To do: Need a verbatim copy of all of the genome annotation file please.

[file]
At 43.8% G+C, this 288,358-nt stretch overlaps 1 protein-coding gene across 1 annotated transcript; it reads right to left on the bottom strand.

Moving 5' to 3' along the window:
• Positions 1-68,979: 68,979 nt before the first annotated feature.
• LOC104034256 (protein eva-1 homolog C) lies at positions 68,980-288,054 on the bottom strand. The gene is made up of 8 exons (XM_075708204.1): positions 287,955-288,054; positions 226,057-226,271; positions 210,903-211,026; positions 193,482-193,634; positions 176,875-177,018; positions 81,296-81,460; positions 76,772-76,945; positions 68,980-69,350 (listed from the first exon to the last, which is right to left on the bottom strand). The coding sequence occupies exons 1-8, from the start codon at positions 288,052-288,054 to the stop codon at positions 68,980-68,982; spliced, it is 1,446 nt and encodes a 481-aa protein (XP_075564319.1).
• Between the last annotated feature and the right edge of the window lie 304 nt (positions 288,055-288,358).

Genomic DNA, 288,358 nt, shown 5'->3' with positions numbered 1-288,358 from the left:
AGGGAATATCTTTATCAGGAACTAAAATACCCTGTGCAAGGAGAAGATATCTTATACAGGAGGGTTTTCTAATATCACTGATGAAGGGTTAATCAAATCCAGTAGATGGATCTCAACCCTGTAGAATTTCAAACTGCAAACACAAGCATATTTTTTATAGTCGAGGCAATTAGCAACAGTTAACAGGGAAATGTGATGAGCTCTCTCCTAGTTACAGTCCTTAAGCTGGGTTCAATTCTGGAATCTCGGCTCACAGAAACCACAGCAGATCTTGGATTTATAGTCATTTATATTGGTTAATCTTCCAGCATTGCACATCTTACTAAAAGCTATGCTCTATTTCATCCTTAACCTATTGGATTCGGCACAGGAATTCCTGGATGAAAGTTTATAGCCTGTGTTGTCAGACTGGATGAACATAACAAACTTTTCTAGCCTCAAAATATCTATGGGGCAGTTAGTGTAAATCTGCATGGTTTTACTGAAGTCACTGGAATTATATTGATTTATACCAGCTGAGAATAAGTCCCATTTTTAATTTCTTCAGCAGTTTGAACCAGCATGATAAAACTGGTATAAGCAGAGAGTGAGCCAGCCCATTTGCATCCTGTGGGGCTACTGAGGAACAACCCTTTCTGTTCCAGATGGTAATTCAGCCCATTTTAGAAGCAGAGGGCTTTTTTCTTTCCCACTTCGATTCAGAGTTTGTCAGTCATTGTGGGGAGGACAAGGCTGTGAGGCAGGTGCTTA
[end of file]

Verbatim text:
At 43.8% G+C, this 288,358-nt stretch overlaps 1 protein-coding gene across 1 annotated transcript; it reads right to left on the bottom strand.

Moving 5' to 3' along the window:
• Positions 1-68,979: 68,979 nt before the first annotated feature.
• LOC104034256 (protein eva-1 homolog C) lies at positions 68,980-288,054 on the bottom strand. The gene is made up of 8 exons (XM_075708204.1): positions 287,955-288,054; positions 226,057-226,271; positions 210,903-211,026; positions 193,482-193,634; positions 176,875-177,018; positions 81,296-81,460; positions 76,772-76,945; positions 68,980-69,350 (listed from the first exon to the last, which is right to left on the bottom strand). The coding sequence occupies exons 1-8, from the start codon at positions 288,052-288,054 to the stop codon at positions 68,980-68,982; spliced, it is 1,446 nt and encodes a 481-aa protein (XP_075564319.1).
• Between the last annotated feature and the right edge of the window lie 304 nt (positions 288,055-288,358).

Genomic DNA, 288,358 nt, shown 5'->3' with positions numbered 1-288,358 from the left:
AGGGAATATCTTTATCAGGAACTAAAATACCCTGTGCAAGGAGAAGATATCTTATACAGGAGGGTTTTCTAATATCACTGATGAAGGGTTAATCAAATCCAGTAGATGGATCTCAACCCTGTAGAATTTCAAACTGCAAACACAAGCATATTTTTTATAGTCGAGGCAATTAGCAACAGTTAACAGGGAAATGTGATGAGCTCTCTCCTAGTTACAGTCCTTAAGCTGGGTTCAATTCTGGAATCTCGGCTCACAGAAACCACAGCAGATCTTGGATTTATAGTCATTTATATTGGTTAATCTTCCAGCATTGCACATCTTACTAAAAGCTATGCTCTATTTCATCCTTAACCTATTGGATTCGGCACAGGAATTCCTGGATGAAAGTTTATAGCCTGTGTTGTCAGACTGGATGAACATAACAAACTTTTCTAGCCTCAAAATATCTATGGGGCAGTTAGTGTAAATCTGCATGGTTTTACTGAAGTCACTGGAATTATATTGATTTATACCAGCTGAGAATAAGTCCCATTTTTAATTTCTTCAGCAGTTTGAACCAGCATGATAAAACTGGTATAAGCAGAGAGTGAGCCAGCCCATTTGCATCCTGTGGGGCTACTGAGGAACAACCCTTTCTGTTCCAGATGGTAATTCAGCCCATTTTAGAAGCAGAGGGCTTTTTTCTTTCCCACTTCGATTCAGAGTTTGTCAGTCATTGTGGGGAGGACAAGGCTGTGAGGCAGGTGCTTA